Robin Huebner / Forum News Service
FARGO — Two women are hospitalized, one reportedly in a coma in an intensive care unit, after smoking marijuana that may have been laced with a harmful chemical, according to one of the victims. Sierra Brown, 19, of Fargo, said she suffered numbness in her leg and was unable to walk before being brought to the emergency room at Sanford Medical Center on Sunday, June 9. The other woman, also 19, was later brought to the hospital by ambulance after being found unresponsive by family members.
FARGO — The state of North Dakota received global exposure recently in an out-of-the-ordinary place — 30,000 feet in the air. A 25-page supplement in last month’s issue of American Way, the in-flight magazine for American Airlines, highlighted the state’s economy, recreational options and quality of life. North Dakota Tourism Director Sara Otte Coleman said a magazine in every seatback pocket, on every American plane, amounts to a lot of visibility. “That’s a big group of people that now have hopefully a visual, an image, an awareness of our state,” she said.
FARGO — Mary Tiedeman, of Walker, Minn., is a longtime dog lover, but after her pet died a few years back, she didn’t get another one. It would be too tough, she said, because of the amount of time she spends driving back and forth for breast cancer treatment at Sanford Roger Maris Cancer Center in Fargo. Now, Tiedeman can get a canine fix as part of the healing process. Bailey, a 12-year-old Cavalier King Charles Spaniel and participant in a new pet therapy program, stopped in to see Tiedeman on Wednesday, May 15, as she received her chemotherapy infusion.
FARGO — Renae Reinardy is still getting used to being called ‘America’s Mom,’ after winning the 2019 National Mother of the Year award last month in Washington, D.C. The Fargo psychologist earned the title from American Mothers, Inc., a nonpartisan, national advocacy group with a history dating back to the 1930s. At its annual convention, the group chose Reinardy for her work in the home, for making contributions to her community and for inspiring other moms to do the same.
FARGO — They’ve been on the wish list at the Red River Zoo for years. The Eurasian lynx, native to a wide area stretching from north-central Europe to central Asia, seemed a perfect fit for North Dakota’s cold winters and warm summers. After years of fundraising through community partnerships, the zoo secured two of the big cats and will introduce them to the public during its spring kickoff this weekend.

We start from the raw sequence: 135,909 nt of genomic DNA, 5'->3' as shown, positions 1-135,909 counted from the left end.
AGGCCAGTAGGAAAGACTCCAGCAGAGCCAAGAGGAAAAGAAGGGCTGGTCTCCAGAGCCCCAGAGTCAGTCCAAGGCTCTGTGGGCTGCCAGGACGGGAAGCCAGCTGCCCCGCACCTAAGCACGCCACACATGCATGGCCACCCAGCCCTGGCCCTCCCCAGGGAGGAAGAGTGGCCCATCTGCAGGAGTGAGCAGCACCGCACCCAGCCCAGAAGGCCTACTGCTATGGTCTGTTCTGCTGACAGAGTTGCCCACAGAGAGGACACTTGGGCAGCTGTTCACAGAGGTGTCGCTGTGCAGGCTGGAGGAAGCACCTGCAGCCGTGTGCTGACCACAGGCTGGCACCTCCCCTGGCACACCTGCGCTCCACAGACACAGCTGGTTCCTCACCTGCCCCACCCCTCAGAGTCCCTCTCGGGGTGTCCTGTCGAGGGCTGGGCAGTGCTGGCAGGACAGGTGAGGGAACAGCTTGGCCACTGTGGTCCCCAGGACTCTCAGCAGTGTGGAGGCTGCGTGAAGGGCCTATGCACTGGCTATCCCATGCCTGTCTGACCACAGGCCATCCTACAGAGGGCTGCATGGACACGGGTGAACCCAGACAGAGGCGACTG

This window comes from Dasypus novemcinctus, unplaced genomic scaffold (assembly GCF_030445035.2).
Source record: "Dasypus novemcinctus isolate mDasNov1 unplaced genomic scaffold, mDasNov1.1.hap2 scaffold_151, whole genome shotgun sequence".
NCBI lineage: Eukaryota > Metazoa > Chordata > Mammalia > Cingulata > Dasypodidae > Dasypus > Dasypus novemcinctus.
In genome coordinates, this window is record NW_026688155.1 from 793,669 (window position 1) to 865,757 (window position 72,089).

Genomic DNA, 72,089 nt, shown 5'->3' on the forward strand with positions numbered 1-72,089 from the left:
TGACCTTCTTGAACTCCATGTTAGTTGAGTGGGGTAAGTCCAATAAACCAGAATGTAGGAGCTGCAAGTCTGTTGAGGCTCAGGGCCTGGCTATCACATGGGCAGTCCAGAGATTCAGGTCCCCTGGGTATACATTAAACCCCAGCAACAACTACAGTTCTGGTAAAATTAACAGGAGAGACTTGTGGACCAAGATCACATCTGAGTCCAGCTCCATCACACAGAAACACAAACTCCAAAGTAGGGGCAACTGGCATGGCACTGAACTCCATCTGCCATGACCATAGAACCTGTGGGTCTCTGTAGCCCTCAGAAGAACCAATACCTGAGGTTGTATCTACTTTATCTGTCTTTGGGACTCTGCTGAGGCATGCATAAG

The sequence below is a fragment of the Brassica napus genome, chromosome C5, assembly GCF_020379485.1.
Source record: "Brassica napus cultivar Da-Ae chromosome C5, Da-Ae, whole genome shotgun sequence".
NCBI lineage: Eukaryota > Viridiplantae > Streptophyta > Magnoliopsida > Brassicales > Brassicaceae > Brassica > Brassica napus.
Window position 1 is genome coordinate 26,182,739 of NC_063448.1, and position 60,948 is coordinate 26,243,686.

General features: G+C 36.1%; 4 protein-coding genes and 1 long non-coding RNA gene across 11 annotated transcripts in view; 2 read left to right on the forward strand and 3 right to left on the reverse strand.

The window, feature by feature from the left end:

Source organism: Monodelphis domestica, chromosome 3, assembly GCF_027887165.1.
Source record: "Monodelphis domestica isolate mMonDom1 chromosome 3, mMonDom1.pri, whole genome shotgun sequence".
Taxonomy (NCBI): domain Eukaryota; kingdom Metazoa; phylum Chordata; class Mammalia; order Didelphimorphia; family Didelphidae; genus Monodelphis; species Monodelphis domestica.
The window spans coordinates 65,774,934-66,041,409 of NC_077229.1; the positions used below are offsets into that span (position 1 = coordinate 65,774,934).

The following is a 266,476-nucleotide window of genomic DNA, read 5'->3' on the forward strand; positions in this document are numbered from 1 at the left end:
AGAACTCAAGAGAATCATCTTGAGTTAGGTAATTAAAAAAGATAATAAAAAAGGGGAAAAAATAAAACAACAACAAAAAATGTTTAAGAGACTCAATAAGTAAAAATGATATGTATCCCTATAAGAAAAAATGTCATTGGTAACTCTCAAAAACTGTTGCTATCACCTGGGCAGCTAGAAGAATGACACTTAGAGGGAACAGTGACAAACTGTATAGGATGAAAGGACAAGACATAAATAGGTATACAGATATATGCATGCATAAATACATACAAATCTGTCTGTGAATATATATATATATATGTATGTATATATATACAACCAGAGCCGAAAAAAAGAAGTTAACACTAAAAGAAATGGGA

FARGO — As a news reporter fresh out of college, former Fargoan Roxana Saberi covered stories about city government and the weather. However, she always had her sights set on something broader. “It was a little tough for me because I wanted to cover international news, but this was my first job, right, in Fargo?” Saberi said with a laugh during a recent Skype interview from her apartment in England. Saberi, 41, has put in just over a year as a foreign correspondent for CBS News in London. Before that, she was a freelance reporter with CBS in New York.
ADRIAN, N.D. — The young newspaper reporter was on a mission. Nebraska native Katie Ryan was working for The Jamestown Sun, covering a historic flood in the spring of 2009 in the James River Valley, in LaMoure County, N.D. She’d learned of high water threatening homes in and around the tiny town of Adrian, about 30 miles southeast of Jamestown. Checking in at the local grain elevator, she heard about a man named Levi Anderson who’d become a key figure in the local flood fight.
FARGO — The claims are explosive: Mammograms subject women to ionizing radiation in amounts equal to 100 chest X-rays, and they actually cause breast cancer. A film showing Thursday, March 21, at the Fargo Theatre as part of the annual Fargo Film Festival takes direct aim at mammography, the gold standard in breast cancer detection in the U.S.
FARGO — One simple chair. She said that’s all she wanted. Tammy DeSautel takes her daughter Macy Stuart to all kinds of community events. Basketball games are their favorite, because Stuart loves to watch her cousin play. They went to see him in the Eastern Dakota Conference tournament at the Sanford Health Athletic Complex, or SHAC, on the North Dakota State University campus on March 2. DeSautel asked for a chair so she could sit next to her daughter in her wheelchair. A staff member said he’d have to ask a supervisor.
CHUGIAK, ALASKA — Fargo native Jim Lanier came through mostly unscathed, suffering a gash to his face, bruised ribs and frostbite on his fingers, toes and nose in a grueling sled dog race. The most inconvenient mishap, however, was one that did not involve being pulled on a sled behind a pack of dogs. He lost a tooth when he stopped to eat at one of the race checkpoints. “It was 42 below zero, and I bit into a frozen cookie,” Lanier said with a laugh from his home here, where he’s recovering from the nearly two-week long trek.